A suicide bombing killed three people and wounded 12 others on Thursday in the Afghan city of Kandahar, a provincial official said, in an attack Taliban authorities said was carried out by the Islamic State group.

There was no immediate claim of responsibility but the interior ministry said a "preliminary report shows that this crime has been carried out by Daesh", using another name for the jihadist group.

"The investigations are ongoing," interior ministry spokesman Abdul Mateen Qani told AFP. "As soon as possible the criminals will be identified... and punished for their actions."

Afghanistan's capital is Kabul but Supreme Leader Hibatullah Akhundzada lives in Kandahar city, in the southern province of the same name that is the birthplace of the Taliban movement.

The explosion at around 8:00 am (0330 GMT) targeted a group of people waiting outside the New Kabul Bank branch in central Kandahar city, said Inamullah Samangani, director of information and culture of Kandahar province.

"A suicide attack occurred in which three compatriots were killed and 12 others were wounded," he told AFP.

"Commonly our compatriots gather there to collect their salaries," he said, adding that the "victims were civilians".

Taliban authorities had surrounded the area outside the bank and did not let journalists close to the site.

However, an AFP journalist saw what appeared to be unconscious people or dead bodies being loaded into ambulances in the wake of the blast.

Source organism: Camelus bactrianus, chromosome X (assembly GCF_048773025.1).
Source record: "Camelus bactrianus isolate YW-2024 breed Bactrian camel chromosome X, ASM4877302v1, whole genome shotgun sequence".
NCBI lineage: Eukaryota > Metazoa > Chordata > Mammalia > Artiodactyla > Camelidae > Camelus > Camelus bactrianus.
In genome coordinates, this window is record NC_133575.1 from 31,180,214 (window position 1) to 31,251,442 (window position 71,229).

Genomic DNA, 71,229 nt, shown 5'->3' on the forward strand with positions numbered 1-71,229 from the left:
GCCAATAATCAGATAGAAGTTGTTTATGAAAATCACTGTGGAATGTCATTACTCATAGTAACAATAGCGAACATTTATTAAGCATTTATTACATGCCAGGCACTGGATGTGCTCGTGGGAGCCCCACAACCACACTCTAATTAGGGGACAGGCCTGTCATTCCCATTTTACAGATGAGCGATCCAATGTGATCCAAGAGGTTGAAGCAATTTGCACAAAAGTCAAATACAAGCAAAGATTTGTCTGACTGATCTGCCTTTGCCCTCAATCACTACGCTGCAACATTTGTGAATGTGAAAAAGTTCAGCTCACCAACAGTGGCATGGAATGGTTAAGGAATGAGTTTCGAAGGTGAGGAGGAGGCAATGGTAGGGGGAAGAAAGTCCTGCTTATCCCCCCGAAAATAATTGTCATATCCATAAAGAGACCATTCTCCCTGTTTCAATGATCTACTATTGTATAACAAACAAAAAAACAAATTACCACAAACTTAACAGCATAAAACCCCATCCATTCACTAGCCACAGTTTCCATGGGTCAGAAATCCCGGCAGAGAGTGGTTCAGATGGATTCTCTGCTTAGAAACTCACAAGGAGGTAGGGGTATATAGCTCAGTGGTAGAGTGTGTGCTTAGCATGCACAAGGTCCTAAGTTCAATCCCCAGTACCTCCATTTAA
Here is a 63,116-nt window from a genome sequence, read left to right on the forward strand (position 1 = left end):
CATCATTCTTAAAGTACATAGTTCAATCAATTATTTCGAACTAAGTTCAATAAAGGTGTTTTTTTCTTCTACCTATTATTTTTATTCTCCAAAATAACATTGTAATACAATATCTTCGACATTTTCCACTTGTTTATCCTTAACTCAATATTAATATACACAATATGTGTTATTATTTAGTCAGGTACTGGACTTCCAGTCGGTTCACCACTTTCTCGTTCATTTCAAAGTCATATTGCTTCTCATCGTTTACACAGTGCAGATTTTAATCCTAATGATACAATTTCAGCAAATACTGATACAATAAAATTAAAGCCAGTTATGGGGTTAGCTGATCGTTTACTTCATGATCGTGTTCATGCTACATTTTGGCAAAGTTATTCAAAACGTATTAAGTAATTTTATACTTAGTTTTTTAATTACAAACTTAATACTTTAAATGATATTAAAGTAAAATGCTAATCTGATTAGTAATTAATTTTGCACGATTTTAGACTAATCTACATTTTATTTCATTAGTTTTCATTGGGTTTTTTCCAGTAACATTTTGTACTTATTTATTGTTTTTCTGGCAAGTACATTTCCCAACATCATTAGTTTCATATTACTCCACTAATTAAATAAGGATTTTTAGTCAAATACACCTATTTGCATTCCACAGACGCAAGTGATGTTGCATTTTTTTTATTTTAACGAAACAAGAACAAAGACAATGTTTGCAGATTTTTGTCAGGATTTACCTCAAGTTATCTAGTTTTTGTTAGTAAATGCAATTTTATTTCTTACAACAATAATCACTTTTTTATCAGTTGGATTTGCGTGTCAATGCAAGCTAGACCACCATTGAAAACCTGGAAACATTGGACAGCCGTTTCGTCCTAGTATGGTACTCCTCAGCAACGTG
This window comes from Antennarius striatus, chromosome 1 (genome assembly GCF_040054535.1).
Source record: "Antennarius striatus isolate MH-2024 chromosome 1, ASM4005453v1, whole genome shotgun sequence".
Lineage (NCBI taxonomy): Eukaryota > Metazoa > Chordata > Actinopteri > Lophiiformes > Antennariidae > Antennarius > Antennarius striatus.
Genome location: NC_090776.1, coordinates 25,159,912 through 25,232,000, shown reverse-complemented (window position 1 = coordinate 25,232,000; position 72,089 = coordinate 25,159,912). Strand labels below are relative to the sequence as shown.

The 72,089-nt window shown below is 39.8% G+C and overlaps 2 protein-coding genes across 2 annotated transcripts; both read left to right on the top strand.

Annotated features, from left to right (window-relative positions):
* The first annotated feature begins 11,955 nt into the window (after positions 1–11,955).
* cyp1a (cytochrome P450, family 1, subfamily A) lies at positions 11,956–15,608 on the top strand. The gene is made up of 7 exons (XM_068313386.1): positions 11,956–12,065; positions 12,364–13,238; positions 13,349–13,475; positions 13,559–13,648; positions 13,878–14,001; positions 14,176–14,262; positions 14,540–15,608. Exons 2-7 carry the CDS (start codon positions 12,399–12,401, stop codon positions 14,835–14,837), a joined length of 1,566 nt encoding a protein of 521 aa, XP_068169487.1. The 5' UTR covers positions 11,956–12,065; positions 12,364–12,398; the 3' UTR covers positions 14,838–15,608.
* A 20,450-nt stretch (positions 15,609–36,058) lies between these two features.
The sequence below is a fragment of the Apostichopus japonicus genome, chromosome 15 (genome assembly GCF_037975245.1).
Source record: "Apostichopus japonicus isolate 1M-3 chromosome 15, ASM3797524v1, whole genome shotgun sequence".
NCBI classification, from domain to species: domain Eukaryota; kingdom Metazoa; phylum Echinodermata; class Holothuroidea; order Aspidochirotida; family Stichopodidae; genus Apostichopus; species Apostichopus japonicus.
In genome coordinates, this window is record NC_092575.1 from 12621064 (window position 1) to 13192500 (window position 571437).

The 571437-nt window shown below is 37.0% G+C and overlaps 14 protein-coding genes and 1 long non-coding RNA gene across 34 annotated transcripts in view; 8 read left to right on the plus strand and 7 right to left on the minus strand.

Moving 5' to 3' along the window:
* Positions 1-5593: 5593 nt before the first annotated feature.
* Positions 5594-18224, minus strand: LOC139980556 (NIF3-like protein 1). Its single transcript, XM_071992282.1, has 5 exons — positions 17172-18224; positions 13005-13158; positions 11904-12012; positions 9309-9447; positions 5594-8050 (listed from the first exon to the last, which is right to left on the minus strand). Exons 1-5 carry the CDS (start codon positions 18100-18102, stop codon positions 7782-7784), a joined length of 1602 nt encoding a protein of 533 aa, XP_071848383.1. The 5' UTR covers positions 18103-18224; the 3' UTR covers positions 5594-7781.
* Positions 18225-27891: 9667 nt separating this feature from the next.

Firefighters and security personnel were clearing the area, where blood, scraps of clothes and shoes littered the ground.

Hospitals did not respond to requests for information, saying they had been told not to speak to the media.

Samangani said "the situation is under control" at one of the city's hospitals where the wounded were transported, denying there was an urgent need for blood donations as had circulated on social media.

"There is no such issue, and the wounded people are not in serious condition, they have superficial injuries," he said in a message to journalists.

The number of bomb blasts and suicide attacks in Afghanistan has markedly declined since the Taliban ended their insurgency after seizing power in August 2021, ousting the US-backed government.

However, a number of armed groups -- including the regional chapter of IS -- remain a threat.

Multiple explosions have been reported around Afghanistan since the start of the Muslim holy month of Ramadan on March 11, but few have been confirmed by Taliban officials.

The regional chapter of IS has a history of targeting Shiites they consider heretics but is also a rival of the Taliban, with whom the group shares an austere Sunni ideology.